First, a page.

A preview of what follows

Have you caught — or are you susceptible to catching — a case of eco-malaise? Easy question to answer if you know you are depressed about what’s happening to our habitat. But what if you have caught the malady and it’s in an initial mild stage that manifests itself in subtle ways, such as a general increase in irritability or impatience or feelings of unease? In hindsight I can see that this is what happened to me, and that the resulting state of mind diminished my ability to bring my “A” game to my work for at least a couple of years.

Even after the problem broke out into the open as a depression, it took time to figure out its cause. I knew I was bothered by what we were doing to our environment, but why wasn’t that reason to be moved into action instead of into despair? To answer that question I first had to answer another: was the cause of my funk something else?

The first part of this book is an account of what I needed to do to answer those questions. It was, in essence, an exploration of what made me tick, as an individual and as a member of our species. I hope what I learned about myself will bring into sharper focus aspects of your own psyche in one or both of two ways: Yes, that’s me too. No, not me, but it makes me think of something that feels more apt.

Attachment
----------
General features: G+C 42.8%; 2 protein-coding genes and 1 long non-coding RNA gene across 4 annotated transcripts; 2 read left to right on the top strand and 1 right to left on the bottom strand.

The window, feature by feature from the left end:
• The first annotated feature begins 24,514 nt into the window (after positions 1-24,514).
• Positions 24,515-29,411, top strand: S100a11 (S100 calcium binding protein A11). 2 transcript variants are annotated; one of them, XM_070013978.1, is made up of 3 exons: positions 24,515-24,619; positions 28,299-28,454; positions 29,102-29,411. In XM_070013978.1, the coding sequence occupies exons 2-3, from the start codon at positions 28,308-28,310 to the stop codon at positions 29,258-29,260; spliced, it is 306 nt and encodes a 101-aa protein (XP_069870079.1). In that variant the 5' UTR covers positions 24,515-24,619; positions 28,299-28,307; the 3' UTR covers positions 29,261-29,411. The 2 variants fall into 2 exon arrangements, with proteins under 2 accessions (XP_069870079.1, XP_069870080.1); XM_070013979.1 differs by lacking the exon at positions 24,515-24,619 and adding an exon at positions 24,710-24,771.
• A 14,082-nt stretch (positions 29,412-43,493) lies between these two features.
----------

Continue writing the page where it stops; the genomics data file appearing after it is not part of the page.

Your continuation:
The questions I had to ask along the way were not new: Who am I behind the face I present to others and to myself? Why do I feel as I do about my world? What do I believe the nature of things to be, and to what extent is that based on secondhand ideas? Which of those inherited ideas keep me from being at peace with my world?

Old questions, but the act of asking them helped me tailor the answers so they felt relevant to me.

Part two of this book is about imagining a way forward. OK, I understand why I feel as I do, how do I get out of this pit?

What reasons are there to think it’s not too late to avert or minimize the impact of the eco-crash for which I think we are headed? How do I rekindle faith in the power of our best instincts to win the fight to save our habitat? If part of the anwer is to be open to the idea that we might get an assist from the earth’s equivalent of a health maintenance organization, how do I square that idea with my inner skeptic — the part of me I think of as my modern, hard-science-based sensibility? Can I see a way forward that doesn’t require anyone else to do that squaring?

To find answers to these questions I had to pull together ideas about the nature of things from the viewpoints of both our scientists and traditional Native Americans. I hope going along on my excursions through those worlds will help you to create an antidote for your eco-despair, one that may or may not resemble mine.